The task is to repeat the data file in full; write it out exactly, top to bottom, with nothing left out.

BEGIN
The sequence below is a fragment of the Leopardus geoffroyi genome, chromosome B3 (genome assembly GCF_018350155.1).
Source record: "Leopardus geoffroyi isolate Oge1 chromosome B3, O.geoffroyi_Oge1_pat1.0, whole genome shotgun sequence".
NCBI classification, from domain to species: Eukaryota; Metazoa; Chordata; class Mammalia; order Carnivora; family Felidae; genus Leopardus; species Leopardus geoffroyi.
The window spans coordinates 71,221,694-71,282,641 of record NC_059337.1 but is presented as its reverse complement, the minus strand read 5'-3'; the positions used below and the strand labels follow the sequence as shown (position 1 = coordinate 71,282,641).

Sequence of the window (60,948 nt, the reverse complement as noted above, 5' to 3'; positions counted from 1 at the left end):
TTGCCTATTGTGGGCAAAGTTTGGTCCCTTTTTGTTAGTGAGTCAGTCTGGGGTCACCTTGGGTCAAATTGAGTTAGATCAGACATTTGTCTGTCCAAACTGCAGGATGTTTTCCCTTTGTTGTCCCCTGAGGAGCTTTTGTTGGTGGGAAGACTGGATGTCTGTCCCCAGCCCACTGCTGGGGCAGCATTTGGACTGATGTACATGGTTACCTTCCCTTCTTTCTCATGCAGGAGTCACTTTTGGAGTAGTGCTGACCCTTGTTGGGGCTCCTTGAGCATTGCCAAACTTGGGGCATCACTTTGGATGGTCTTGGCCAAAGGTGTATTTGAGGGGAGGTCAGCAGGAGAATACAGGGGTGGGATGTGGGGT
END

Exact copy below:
The sequence below is a fragment of the Leopardus geoffroyi genome, chromosome B3 (genome assembly GCF_018350155.1).
Source record: "Leopardus geoffroyi isolate Oge1 chromosome B3, O.geoffroyi_Oge1_pat1.0, whole genome shotgun sequence".
NCBI classification, from domain to species: Eukaryota; Metazoa; Chordata; class Mammalia; order Carnivora; family Felidae; genus Leopardus; species Leopardus geoffroyi.
The window spans coordinates 71,221,694-71,282,641 of record NC_059337.1 but is presented as its reverse complement, the minus strand read 5'-3'; the positions used below and the strand labels follow the sequence as shown (position 1 = coordinate 71,282,641).

Sequence of the window (60,948 nt, the reverse complement as noted above, 5' to 3'; positions counted from 1 at the left end):
TTGCCTATTGTGGGCAAAGTTTGGTCCCTTTTTGTTAGTGAGTCAGTCTGGGGTCACCTTGGGTCAAATTGAGTTAGATCAGACATTTGTCTGTCCAAACTGCAGGATGTTTTCCCTTTGTTGTCCCCTGAGGAGCTTTTGTTGGTGGGAAGACTGGATGTCTGTCCCCAGCCCACTGCTGGGGCAGCATTTGGACTGATGTACATGGTTACCTTCCCTTCTTTCTCATGCAGGAGTCACTTTTGGAGTAGTGCTGACCCTTGTTGGGGCTCCTTGAGCATTGCCAAACTTGGGGCATCACTTTGGATGGTCTTGGCCAAAGGTGTATTTGAGGGGAGGTCAGCAGGAGAATACAGGGGTGGGATGTGGGGT